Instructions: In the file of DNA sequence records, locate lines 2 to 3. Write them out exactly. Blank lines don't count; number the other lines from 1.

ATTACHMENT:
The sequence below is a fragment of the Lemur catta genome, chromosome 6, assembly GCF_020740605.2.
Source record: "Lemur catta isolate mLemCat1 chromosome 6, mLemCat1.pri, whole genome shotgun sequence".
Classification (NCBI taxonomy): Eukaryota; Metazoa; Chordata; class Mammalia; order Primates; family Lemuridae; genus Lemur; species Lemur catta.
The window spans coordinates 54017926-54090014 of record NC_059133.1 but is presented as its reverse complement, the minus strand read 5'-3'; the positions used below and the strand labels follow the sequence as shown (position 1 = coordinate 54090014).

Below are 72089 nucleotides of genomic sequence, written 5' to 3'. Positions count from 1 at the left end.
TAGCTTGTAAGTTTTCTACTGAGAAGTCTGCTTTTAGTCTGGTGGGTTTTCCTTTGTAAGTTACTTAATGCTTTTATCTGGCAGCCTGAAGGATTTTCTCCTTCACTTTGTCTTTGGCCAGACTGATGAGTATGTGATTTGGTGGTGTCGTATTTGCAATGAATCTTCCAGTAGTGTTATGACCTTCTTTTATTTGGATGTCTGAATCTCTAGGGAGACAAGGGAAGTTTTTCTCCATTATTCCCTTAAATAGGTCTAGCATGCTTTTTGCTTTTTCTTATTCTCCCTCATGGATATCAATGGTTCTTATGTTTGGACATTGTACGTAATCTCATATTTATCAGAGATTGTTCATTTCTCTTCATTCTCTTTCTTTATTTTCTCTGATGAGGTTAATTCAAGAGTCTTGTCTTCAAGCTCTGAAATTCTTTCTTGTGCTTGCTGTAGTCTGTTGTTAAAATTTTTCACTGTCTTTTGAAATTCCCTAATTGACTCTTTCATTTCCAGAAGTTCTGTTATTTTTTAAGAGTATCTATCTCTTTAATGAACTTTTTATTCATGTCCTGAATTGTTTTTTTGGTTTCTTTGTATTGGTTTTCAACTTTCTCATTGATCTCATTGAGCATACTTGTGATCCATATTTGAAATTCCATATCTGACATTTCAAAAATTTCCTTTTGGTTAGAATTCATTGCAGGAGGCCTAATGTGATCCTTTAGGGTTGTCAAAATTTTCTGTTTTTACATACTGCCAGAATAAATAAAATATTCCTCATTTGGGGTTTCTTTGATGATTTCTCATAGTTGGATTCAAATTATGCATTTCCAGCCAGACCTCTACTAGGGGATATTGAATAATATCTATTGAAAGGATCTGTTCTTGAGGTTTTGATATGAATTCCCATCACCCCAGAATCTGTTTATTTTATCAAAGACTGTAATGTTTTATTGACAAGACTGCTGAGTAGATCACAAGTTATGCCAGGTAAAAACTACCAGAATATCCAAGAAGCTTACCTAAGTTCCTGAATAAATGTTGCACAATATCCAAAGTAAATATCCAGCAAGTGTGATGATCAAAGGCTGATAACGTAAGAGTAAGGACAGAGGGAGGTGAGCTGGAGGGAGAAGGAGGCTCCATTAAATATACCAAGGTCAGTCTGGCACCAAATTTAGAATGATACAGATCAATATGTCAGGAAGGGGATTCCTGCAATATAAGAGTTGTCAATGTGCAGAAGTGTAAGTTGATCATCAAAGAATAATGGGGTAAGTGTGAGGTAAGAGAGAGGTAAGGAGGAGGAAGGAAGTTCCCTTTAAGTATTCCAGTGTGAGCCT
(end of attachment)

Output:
Source record: "Lemur catta isolate mLemCat1 chromosome 6, mLemCat1.pri, whole genome shotgun sequence".
Classification (NCBI taxonomy): Eukaryota; Metazoa; Chordata; class Mammalia; order Primates; family Lemuridae; genus Lemur; species Lemur catta.